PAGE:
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Teaching Value Education Through Mathematics


In recent years there has been a lot of discussion about imparting value education in schools. Society today has reached a stage where it is very important to educate people in the traditional values of their culture. Through role models and discussions, teachers are increasingly being pressurized to impart value education in schools.
   

One of the many ways in which value education can be incorporated in schools is by adopting a problem solving approach to teaching mathematics. By using this approach you can -
  •     equip students to meet the challenges of life.
  •     develop general knowledge and common sense.
  •     integrate what is learned with the whole being.
  •     arouse attention and interest in the field of knowledge.

In a constantly changing environment where technology is making large quantities of information easily accessible, individuals must learn to think for themselves. They must also learn to adapt to unpredictable and unfamiliar situations. Certain skills and functions which are a part of everyday life can be encompassed through mathematics. These practical skills may be -



  • understanding weather reports.
  • reading a map to find directions.
  • understanding loan repayments
  • understanding economic indicators.
  • calculating whether a cheap article is a good buy or not.

When a problem is presented and the skills required to solve that problem are developed, it motivates the student to learn mathematics and become more deeply involved in the learning process. Teaching through problem solving enhances logical reasoning. Problem solving also allows the person to develop as a whole.

There are three types of problems to which students should be exposed.

Preparing students for the challenges of life.


Word problems where the concept is embedded in real-life situations. The student is required here to recognize the problem and apply the necessary rule. The following examples will show how values such as sharing, caring and conserving energy may be used while preparing the problems
  • 5 children went out one afternoon to pluck apples. They decided to share the total fruit amongst themselves. At the end of the day they had plucked 245 apples. How many apples did each child get

  • Every evening from Monday to Friday, Shreya helps her mother in household chores for 1/4 hour. On Saturday and Sunday evenings she helps her for 1/2 hour. What is the total time spent by Shreya in a week to help in the housework ?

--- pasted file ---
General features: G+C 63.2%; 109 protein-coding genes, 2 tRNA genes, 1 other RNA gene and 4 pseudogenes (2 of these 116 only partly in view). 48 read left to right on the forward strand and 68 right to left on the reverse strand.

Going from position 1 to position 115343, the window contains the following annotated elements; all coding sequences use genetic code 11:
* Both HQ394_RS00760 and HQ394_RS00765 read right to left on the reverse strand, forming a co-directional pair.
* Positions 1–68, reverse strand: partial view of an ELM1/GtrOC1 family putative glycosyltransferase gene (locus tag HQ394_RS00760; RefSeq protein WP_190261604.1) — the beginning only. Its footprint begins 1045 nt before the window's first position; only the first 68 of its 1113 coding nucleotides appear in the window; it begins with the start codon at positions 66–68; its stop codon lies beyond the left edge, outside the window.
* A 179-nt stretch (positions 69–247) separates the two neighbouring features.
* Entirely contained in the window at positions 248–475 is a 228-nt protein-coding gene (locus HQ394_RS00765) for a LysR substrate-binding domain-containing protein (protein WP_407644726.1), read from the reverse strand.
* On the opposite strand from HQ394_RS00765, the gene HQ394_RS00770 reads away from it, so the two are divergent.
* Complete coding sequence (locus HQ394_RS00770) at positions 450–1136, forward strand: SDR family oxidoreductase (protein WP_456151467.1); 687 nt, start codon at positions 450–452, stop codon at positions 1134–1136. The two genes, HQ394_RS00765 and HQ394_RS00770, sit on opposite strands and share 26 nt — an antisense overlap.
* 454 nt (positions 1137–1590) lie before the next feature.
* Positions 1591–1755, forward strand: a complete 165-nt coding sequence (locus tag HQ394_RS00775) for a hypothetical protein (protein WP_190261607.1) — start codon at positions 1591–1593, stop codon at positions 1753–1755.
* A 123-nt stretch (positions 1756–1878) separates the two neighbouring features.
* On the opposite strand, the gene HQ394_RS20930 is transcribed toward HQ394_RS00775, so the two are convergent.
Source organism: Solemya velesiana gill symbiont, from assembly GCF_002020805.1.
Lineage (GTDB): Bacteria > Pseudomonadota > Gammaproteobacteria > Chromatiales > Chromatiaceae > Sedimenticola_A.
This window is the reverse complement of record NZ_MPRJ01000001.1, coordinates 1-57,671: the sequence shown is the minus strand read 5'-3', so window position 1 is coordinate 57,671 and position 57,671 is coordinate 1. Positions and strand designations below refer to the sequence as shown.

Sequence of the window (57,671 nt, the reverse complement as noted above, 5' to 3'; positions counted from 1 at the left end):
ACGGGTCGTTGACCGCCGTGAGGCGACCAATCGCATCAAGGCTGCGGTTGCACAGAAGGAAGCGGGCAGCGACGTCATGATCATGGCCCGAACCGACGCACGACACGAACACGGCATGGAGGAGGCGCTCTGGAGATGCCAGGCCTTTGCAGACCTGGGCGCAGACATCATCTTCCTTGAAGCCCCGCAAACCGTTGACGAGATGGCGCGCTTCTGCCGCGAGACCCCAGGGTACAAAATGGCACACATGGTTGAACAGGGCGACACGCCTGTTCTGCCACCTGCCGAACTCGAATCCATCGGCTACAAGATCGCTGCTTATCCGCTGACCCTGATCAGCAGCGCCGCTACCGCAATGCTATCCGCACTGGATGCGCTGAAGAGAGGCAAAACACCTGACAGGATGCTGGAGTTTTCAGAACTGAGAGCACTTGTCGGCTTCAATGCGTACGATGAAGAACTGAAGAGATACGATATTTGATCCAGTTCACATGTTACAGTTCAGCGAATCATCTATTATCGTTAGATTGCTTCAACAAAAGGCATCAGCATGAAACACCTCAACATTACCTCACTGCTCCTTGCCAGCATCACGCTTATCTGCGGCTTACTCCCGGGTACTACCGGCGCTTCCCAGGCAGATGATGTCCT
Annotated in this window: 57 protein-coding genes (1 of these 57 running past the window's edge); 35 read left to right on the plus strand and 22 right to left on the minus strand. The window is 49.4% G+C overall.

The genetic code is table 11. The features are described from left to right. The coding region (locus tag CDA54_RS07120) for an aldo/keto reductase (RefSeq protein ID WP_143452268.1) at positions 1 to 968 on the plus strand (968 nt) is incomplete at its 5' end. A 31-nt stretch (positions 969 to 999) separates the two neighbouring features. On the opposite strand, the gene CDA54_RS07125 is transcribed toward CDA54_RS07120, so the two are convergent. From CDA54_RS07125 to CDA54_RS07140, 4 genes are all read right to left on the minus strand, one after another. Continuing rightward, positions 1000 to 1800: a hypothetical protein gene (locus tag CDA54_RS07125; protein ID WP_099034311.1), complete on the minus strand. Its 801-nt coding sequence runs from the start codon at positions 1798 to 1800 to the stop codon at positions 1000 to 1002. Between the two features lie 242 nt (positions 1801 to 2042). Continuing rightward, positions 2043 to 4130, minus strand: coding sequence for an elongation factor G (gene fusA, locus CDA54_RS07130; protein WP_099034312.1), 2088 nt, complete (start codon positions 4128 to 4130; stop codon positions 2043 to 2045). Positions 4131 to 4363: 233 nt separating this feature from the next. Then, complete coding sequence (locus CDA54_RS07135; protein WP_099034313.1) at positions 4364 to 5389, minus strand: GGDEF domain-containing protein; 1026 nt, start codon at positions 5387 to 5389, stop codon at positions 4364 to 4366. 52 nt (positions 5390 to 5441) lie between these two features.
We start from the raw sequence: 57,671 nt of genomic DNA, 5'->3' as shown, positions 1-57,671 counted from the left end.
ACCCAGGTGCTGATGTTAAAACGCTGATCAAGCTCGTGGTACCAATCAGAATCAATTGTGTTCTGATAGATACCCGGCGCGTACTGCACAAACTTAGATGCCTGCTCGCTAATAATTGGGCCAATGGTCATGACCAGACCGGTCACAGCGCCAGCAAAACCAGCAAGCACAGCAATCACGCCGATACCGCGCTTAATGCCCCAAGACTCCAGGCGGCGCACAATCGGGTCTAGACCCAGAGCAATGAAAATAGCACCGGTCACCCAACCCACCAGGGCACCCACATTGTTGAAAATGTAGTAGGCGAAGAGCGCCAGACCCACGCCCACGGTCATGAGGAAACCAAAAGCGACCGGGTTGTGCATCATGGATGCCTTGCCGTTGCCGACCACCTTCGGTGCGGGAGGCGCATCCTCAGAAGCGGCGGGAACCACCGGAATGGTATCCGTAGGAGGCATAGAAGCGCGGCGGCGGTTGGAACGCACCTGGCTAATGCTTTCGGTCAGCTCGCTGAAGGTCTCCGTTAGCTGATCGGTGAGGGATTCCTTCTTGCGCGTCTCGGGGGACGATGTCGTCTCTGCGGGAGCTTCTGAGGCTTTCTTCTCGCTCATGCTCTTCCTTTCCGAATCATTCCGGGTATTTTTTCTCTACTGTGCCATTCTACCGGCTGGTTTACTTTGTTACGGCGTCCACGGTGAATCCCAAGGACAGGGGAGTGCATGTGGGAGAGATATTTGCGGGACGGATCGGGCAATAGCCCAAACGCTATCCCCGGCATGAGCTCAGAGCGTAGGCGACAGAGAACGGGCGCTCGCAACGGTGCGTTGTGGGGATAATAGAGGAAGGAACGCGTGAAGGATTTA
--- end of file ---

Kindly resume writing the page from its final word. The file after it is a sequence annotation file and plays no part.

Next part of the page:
• An aeroplane used 4500 litres of fuel on a flight from Chennai to Mumbai. At Mumbai, the engine was cleaned and the flight returned to Chennai. It was discovered that on its return flight, the plane had used only 4000 litres of fuel. If fuel costs Rs 30/- per litre, how much more economical is a plane with a clean engine ?

Problems which contain too much of information so that the child can select what is relevant and important. Here the child must use his common sense and general knowledge rather than just bookish knowledge.

Example : Last week Shekhar travelled by train from Lucknow to Bangalore covering a distance of 1093 kms. The train left at 8 am and travelled at a speed of 86 km/hr for the first four hours of the journey. At Jhansi station, the train was detained for one and half hours. It resumed its journey and travelled for another three hours at 78 km/hr. What was the distance travelled so far ?

Problems which encourage students to be resourceful. These problems are often known as Fermi problems after the mathematician who made them popular. When students first see a Fermi problem, they think they need more information to solve it. Actually, just common sense and experience can lead them to the solution. These problems can be solved in a cooperative environment.

These problems can be related to social issues. Example :

  • How many litres of petrol are used by people in your neighbourhood every day ?
  • How much food is wasted by an average family in your locality in a week ?
  • If a person walks to work everyday instead of driving or using a public transport, how much money would he save in a month ?

In order to enhance students' understanding, they can be asked to make up their own problems. This will encourage them to be flexible and to look at a problem in more than one way. The teacher can help by giving a theme so that it will help them to focus on the underlying values as well as the mathematics.




Non Routine Problems


These can be used for encouraging logical thinking, reinforcing a student's understanding of a concept and to develop problem-solving strategies which can be applied to other situations.

Example : Can you find the mystery number ?

  • When it is divided by 3 the remainder is 1
  • When it is divided by 4 the remainder is 2
  • When it is divided by 5 the remainder is 3
  • When it is divided by 6 the remainder is 4.

Conclusion

A problem-solving approach can provide a vehicle for students to construct their own ideas about mathematics and to take responsibility for their own learning. This approach encourages flexibility and the ability to respond to situations which do not have an immediate solution. It also helps to develop perseverance in the face of failure. Not only are these important mathematical skills, but they are also important life-skills. They help to expose students to a value education which is so essential to their holistic development.



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